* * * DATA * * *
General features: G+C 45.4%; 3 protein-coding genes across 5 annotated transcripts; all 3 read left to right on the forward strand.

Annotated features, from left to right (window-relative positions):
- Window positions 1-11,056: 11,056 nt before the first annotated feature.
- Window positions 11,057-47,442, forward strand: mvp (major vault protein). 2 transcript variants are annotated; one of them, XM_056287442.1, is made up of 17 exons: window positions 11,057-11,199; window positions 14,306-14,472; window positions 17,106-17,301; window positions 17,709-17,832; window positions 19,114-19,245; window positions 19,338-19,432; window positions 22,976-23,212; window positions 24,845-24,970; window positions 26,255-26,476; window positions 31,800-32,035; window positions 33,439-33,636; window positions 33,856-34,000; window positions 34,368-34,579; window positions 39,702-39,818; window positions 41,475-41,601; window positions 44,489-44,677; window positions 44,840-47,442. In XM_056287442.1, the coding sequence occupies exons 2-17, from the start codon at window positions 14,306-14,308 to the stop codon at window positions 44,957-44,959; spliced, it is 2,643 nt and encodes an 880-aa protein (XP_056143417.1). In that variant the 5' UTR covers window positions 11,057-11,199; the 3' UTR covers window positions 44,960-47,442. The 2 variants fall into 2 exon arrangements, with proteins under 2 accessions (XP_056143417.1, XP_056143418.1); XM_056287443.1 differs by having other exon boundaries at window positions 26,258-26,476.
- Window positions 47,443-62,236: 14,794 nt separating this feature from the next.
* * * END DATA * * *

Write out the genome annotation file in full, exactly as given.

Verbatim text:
General features: G+C 45.4%; 3 protein-coding genes across 5 annotated transcripts; all 3 read left to right on the forward strand.

Annotated features, from left to right (window-relative positions):
- Window positions 1-11,056: 11,056 nt before the first annotated feature.
- Window positions 11,057-47,442, forward strand: mvp (major vault protein). 2 transcript variants are annotated; one of them, XM_056287442.1, is made up of 17 exons: window positions 11,057-11,199; window positions 14,306-14,472; window positions 17,106-17,301; window positions 17,709-17,832; window positions 19,114-19,245; window positions 19,338-19,432; window positions 22,976-23,212; window positions 24,845-24,970; window positions 26,255-26,476; window positions 31,800-32,035; window positions 33,439-33,636; window positions 33,856-34,000; window positions 34,368-34,579; window positions 39,702-39,818; window positions 41,475-41,601; window positions 44,489-44,677; window positions 44,840-47,442. In XM_056287442.1, the coding sequence occupies exons 2-17, from the start codon at window positions 14,306-14,308 to the stop codon at window positions 44,957-44,959; spliced, it is 2,643 nt and encodes an 880-aa protein (XP_056143417.1). In that variant the 5' UTR covers window positions 11,057-11,199; the 3' UTR covers window positions 44,960-47,442. The 2 variants fall into 2 exon arrangements, with proteins under 2 accessions (XP_056143417.1, XP_056143418.1); XM_056287443.1 differs by having other exon boundaries at window positions 26,258-26,476.
- Window positions 47,443-62,236: 14,794 nt separating this feature from the next.